We take a look at Dryrun, an email-based interface via which you can run programs.
Dryrun attempts to present an email-based interface to run your programs. For example, if
firstname.lastname@example.org is the designated email address, an email message such as the one below will result in a reply to the sender with a message containing the output of the submitted code.
To: email@example.com Subject: python Body: #!/usr/bin/python print "Hello World!"
The reply will contain a file,
process.log, which has the following message:
Output produced during processing of your file Hello World!
This is a simple example of how dryrun works. So why would this be useful to you? The usefulness of this idea is debatable. However, what it allows you to do is use any Internet-connected device to send code snippets in an email, and get back the output. As you think of ways in which you may plan to use such a service, let us next look at how you can run your service.
Running your own dryrun service
For dryrun to function, you need to make sure that the code is running to receive requests. The source code consists of three Python files:
This is the driver script for
dryrun.py, documented separately. This script first invokes
dryrun_invoke() to check for any existing unprocessed requests, then sets the IMAP server in IDLE mode, so as to be notified when a new email arrives.
It is built on the code from here. You will need to specify the details of the SMTP and IMAP server you plan to use, in the global variables
This program implements the core logic of the program. The entry point to this program is the
dryrun_invoke method, which is called by the
dryrun_driver.py script. In this script, the
imap_access method is used to obtain the request details.
Then, it checks if the programming language is supported, using the ‘extensions’ dictionary. If supported, the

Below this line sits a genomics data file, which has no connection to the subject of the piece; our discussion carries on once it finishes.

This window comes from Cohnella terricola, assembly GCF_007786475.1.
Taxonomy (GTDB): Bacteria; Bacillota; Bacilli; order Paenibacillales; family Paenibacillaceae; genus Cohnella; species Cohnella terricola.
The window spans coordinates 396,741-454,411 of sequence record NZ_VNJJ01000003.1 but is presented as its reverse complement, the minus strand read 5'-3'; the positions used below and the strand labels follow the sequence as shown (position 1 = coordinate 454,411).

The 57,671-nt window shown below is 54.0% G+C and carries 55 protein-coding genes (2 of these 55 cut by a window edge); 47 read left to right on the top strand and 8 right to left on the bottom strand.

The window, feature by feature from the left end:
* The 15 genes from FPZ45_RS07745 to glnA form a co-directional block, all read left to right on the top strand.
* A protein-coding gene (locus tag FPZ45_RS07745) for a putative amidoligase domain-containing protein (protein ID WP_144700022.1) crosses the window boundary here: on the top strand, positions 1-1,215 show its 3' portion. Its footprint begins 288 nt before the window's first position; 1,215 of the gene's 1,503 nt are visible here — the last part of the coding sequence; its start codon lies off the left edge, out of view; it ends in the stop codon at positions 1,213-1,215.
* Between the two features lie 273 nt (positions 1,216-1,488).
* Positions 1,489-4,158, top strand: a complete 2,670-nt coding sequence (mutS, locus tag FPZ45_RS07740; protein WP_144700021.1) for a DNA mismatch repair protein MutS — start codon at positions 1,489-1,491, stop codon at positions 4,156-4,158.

execute_code method is called to run it. Here, the appropriate program to process the code is chosen: gcc for C, g++ for C++, and python or pdflatex for LaTex files. The Python subprocess module is then used to run this code after it has been written to a file named
code.<extension>, where the extension is chosen appropriately from the extensions dictionary.
The output obtained is then stored to a file called
process.log, which is sent back as an email to the sender, in the method
This is the threaded IMAP4 client based on RFC 3501 and the original
imaplib module. To run this service, simply execute
python dryrun_driver.py. Ensure the appropriate programming tools are installed, and try out how it works by sending an email in the form discussed above.
Including your language
Of course, it’s very simple to extend this to include a language of your choice. As of now, you can directly modify the ‘extensions’ and ‘program’ dictionaries in the file
dryrun.py. However, you will have to manually include the logic your particular language may need, before you get the output. For example:
- Python code execution is a one-step process
- C/C++ is a two-step process:
- LaTex produces PDF output, so it needs to be attached separately, along with
Where to next?
You could use this email-based service as a backend service and have different frontends, such as a bot, a Web-based interface, a smartphone application, etc. Again, it is a project that I wrote to have fun, and I guess that’s where its usefulness ends. Let me know what you think!
The author is currently doing his PhD in the area of Evolutionary Algorithms and Optimisation. Like his random echoes would show, he has been writing on various Linux and Open Source technologies over the last few years. Overall, he loves playing around with a bit of this and a bit of that.